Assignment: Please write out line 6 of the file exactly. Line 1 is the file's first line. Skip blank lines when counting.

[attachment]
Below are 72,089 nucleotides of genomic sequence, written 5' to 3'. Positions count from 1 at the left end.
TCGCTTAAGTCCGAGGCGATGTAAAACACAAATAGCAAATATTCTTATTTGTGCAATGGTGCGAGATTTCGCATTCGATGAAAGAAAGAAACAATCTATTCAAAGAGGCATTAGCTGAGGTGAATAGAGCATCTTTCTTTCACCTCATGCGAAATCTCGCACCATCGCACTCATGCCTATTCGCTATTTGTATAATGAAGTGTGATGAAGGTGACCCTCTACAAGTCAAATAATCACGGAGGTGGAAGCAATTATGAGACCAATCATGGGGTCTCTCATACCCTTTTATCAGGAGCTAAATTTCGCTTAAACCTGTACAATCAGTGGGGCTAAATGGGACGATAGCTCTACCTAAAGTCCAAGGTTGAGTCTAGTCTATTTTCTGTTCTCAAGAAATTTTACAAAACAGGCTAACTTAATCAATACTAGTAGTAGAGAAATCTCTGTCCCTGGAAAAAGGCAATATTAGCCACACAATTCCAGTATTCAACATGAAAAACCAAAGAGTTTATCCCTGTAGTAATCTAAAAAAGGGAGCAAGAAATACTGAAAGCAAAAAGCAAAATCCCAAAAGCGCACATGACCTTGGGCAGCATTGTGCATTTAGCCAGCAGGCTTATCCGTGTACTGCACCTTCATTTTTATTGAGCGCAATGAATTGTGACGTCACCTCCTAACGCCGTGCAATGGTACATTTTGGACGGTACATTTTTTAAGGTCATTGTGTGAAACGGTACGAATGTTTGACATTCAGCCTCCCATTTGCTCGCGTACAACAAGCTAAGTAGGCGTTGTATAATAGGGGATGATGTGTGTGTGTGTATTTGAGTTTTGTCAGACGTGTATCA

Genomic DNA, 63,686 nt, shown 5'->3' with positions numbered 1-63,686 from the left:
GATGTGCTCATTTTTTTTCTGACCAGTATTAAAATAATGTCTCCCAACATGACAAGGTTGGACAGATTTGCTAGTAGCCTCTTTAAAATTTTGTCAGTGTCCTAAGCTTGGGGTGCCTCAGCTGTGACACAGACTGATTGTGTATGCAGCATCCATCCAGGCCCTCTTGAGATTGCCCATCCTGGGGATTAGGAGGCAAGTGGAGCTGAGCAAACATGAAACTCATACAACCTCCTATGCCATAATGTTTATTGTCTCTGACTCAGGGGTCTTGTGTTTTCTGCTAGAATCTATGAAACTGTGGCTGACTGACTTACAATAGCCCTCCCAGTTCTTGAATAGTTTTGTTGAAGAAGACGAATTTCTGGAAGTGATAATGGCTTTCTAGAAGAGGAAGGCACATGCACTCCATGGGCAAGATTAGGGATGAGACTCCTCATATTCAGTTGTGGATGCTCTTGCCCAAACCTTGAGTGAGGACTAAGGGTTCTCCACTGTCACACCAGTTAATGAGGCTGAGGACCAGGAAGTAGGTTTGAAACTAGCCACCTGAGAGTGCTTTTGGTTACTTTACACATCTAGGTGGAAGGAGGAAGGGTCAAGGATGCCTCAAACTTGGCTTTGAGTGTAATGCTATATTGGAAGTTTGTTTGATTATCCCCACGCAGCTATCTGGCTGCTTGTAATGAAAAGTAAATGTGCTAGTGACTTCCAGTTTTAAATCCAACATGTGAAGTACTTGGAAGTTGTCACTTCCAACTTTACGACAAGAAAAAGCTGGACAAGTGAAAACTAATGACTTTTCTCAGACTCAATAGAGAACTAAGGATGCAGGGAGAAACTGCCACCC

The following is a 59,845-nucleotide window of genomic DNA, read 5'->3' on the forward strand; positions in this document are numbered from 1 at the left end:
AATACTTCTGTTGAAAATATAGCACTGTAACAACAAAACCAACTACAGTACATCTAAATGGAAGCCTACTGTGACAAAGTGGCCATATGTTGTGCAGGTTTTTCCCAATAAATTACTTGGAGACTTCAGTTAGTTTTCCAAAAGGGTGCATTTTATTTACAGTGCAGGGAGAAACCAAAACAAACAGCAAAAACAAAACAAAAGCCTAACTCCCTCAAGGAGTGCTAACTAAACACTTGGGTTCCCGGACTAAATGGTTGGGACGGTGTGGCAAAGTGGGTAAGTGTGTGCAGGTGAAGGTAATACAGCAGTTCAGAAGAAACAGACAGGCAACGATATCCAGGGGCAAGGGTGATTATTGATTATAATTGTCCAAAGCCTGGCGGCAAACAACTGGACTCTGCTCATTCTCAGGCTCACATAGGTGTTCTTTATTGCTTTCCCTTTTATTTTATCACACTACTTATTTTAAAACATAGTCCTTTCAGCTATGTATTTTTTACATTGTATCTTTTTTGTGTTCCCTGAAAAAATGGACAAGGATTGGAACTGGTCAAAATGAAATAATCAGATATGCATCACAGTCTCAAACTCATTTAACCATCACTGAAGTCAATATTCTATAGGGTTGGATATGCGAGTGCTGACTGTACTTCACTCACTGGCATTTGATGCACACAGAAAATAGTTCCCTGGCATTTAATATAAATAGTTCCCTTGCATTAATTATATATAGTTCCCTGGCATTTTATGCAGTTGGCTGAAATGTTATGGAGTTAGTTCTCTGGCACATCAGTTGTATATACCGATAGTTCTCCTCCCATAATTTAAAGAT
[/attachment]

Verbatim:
AATACTTCTGTTGAAAATATAGCACTGTAACAACAAAACCAACTACAGTACATCTAAATGGAAGCCTACTGTGACAAAGTGGCCATATGTTGTGCAGGTTTTTCCCAATAAATTACTTGGAGACTTCAGTTAGTTTTCCAAAAGGGTGCATTTTATTTACAGTGCAGGGAGAAACCAAAACAAACAGCAAAAACAAAACAAAAGCCTAACTCCCTCAAGGAGTGCTAACTAAACACTTGGGTTCCCGGACTAAATGGTTGGGACGGTGTGGCAAAGTGGGTAAGTGTGTGCAGGTGAAGGTAATACAGCAGTTCAGAAGAAACAGACAGGCAACGATATCCAGGGGCAAGGGTGATTATTGATTATAATTGTCCAAAGCCTGGCGGCAAACAACTGGACTCTGCTCATTCTCAGGCTCACATAGGTGTTCTTTATTGCTTTCCCTTTTATTTTATCACACTACTTATTTTAAAACATAGTCCTTTCAGCTATGTATTTTTTACATTGTATCTTTTTTGTGTTCCCTGAAAAAATGGACAAGGATTGGAACTGGTCAAAATGAAATAATCAGATATGCATCACAGTCTCAAACTCATTTAACCATCACTGAAGTCAATATTCTATAGGGTTGGATATGCGAGTGCTGACTGTACTTCACTCACTGGCATTTGATGCACACAGAAAATAGTTCCCTGGCATTTAATATAAATAGTTCCCTTGCATTAATTATATATAGTTCCCTGGCATTTTATGCAGTTGGCTGAAATGTTATGGAGTTAGTTCTCTGGCACATCAGTTGTATATACCGATAGTTCTCCTCCCATAATTTAAAGAT